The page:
If you own a business, you’re probably already aware that you need to keep up with federal and state minimum wage laws. But did you know you should also track your city’s minimum wage standards?
The state of California’s 2017 minimum wage is $10 per hour for companies employing 25 or fewer workers and $10.50 per hour for businesses with 26 or more. This rate is set to rise steadily until January 2022 when companies with 26 or more workers must pay at least $15 per hour to nonexempt employees.
However, there are California cities that have implemented minimum wage laws differing from the state, some of which are substantially higher. The 2017 minimum wage rates currently in effect since January 1st are as follows:
- Cupertino- $13.75
- El Cerrito- $12.25
- Long Beach- $10.50
- Los Altos- $12.00
- Mountain View- $13.00
- Oakland- $12.86
- Palo Alto- $12.00
- Richmond- $11.40-$12.30 depending on healthcare benefits and out-of-state income
- San Diego- $11.50
- San Jose- $10.50
- San Mateo- $10.50 for nonprofits and $12.00 for all others
- Santa Clara- $11.10
- Sunnyvale- $13.00
While employers must observe state minimum wage laws, there are certain California cities where the hourly increase has not yet taken effect. Berkeley businesses will not have to raise their wages until October 1st, 2017, from $12.53 to $13.75. The following cities will have to bump their hourly wages up by July 1st, 2017:
- Emeryville- $14.00 if employing 55 or less and $15.20 if employing 56 or more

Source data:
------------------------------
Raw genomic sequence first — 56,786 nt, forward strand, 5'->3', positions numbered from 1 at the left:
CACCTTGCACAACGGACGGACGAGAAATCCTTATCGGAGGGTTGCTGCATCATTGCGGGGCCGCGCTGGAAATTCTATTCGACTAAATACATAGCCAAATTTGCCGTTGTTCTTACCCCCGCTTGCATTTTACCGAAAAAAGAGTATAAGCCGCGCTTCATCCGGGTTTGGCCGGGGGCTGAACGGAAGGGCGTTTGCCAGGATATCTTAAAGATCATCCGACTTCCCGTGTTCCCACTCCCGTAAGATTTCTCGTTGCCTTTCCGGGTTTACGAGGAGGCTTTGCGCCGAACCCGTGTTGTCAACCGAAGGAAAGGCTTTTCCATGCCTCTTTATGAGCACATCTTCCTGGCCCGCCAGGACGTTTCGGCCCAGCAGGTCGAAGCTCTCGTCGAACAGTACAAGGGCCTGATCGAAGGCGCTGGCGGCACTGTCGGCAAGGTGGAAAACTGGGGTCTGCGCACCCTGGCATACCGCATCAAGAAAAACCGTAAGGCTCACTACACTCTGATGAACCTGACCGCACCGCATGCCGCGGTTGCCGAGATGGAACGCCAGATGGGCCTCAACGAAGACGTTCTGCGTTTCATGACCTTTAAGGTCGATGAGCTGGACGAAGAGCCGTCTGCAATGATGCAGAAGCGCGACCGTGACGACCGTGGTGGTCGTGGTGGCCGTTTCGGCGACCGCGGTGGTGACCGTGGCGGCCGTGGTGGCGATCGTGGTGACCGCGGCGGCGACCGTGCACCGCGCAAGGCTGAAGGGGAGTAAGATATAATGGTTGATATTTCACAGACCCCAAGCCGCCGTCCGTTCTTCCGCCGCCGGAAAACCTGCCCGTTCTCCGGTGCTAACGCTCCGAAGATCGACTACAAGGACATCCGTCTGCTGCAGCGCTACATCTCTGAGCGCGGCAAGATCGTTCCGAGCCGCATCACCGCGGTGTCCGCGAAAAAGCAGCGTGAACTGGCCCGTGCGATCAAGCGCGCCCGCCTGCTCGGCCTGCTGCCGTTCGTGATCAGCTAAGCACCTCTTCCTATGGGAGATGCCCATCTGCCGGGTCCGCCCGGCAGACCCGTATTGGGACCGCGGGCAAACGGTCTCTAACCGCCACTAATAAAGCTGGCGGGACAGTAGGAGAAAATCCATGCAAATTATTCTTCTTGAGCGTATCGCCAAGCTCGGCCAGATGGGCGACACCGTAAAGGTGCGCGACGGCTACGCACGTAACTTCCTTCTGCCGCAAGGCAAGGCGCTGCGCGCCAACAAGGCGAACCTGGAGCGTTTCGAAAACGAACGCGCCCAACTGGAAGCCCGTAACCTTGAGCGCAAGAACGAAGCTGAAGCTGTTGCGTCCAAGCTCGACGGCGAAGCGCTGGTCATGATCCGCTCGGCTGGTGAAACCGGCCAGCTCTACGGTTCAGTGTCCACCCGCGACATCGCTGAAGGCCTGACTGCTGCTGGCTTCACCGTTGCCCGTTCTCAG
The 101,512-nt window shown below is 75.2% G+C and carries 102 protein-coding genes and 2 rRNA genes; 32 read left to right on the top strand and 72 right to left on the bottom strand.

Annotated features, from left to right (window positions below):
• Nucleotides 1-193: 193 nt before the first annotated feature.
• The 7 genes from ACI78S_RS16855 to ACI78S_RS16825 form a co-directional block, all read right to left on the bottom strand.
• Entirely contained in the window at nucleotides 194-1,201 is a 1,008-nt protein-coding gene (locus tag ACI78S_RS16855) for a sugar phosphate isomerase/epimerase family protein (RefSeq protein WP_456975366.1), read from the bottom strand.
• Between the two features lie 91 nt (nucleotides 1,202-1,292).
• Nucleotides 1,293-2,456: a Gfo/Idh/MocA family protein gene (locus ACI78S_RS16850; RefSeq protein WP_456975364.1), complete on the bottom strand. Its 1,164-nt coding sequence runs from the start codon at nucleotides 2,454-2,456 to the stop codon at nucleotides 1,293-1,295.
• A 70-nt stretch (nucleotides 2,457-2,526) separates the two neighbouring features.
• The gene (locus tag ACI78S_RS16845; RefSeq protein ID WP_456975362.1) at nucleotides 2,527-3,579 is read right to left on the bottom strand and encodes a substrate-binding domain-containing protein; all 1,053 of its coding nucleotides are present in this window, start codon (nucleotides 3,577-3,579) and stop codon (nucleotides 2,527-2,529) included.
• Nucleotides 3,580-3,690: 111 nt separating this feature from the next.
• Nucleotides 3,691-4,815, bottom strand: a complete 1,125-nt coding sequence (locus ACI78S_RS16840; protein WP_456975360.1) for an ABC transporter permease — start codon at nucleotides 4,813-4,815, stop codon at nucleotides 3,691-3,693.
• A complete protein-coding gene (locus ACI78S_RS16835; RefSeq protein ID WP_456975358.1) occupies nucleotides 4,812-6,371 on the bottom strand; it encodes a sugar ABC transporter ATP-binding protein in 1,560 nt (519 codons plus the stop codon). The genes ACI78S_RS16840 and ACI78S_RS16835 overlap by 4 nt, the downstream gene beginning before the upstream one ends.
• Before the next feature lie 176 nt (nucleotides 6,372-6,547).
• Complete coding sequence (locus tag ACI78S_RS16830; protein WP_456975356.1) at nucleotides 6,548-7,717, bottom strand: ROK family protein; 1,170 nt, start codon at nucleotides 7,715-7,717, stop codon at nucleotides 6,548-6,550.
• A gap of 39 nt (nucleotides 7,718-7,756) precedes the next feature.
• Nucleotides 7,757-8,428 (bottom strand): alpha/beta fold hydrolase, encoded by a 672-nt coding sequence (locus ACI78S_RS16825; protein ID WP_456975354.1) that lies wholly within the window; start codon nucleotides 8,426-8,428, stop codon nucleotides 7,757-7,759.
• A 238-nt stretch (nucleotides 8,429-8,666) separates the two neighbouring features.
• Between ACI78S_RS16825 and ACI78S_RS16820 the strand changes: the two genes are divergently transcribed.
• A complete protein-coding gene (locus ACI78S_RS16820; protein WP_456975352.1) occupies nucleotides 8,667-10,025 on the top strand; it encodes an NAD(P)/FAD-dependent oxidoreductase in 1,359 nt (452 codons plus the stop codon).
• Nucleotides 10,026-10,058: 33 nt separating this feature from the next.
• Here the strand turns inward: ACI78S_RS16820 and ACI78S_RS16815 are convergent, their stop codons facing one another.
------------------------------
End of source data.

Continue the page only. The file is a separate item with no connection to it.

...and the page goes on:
- Los Angeles city- $10.50 for 25 or fewer employees and $12.00 for 26 or more
- Los Angeles County (unincorporated areas)- $10.50 for 25 or less and $12.00 for 26 or more
- Malibu- $10.50 for 25 or less and $12.00 for 26 or more
- Pasadena- $10.50 for 25 or less and $12.00 for 26 or more
- San Francisco- $14.00
- San Leandro- $12.00
- Santa Monica- $10.50 for 25 or less and $12.00 for 26 or more
If you’re a business in San Francisco or Emeryville be prepared to pay among the highest minimum wages in the state! Emeryville companies must pay their nonexempt employees at least $15.20 if the employee 56 or more workers!
You should be aware that exempt employees’ earnings are affected by changes to the minimum wage. Exempt employees are generally white-collar workers who make discretionary and independent decisions, such as executives, administrators, doctors, and lawyers. In California, employees meeting the criteria for exemption must earn at least two times the minimum wage for full-time employment each month. While certain cities have higher minimum wage requirements than the state, the minimum salary threshold is calculated using the state minimum wage, ignoring individual city rates.
A business could pay thousands or even hundreds of thousands of dollars in back pay, fines, and attorney fees if they do not comply with federal, state, or city minimum wage requirements. Small businesses and growing start-ups are especially vulnerable to legal penalties as they may not have the abundant resources of larger corporations.
Our consultants at ExpertHR are ready to guide California businesses through complex labor and wage laws. Contact us today to create or update your human resources strategy at a cost-savings compared to an in-house department.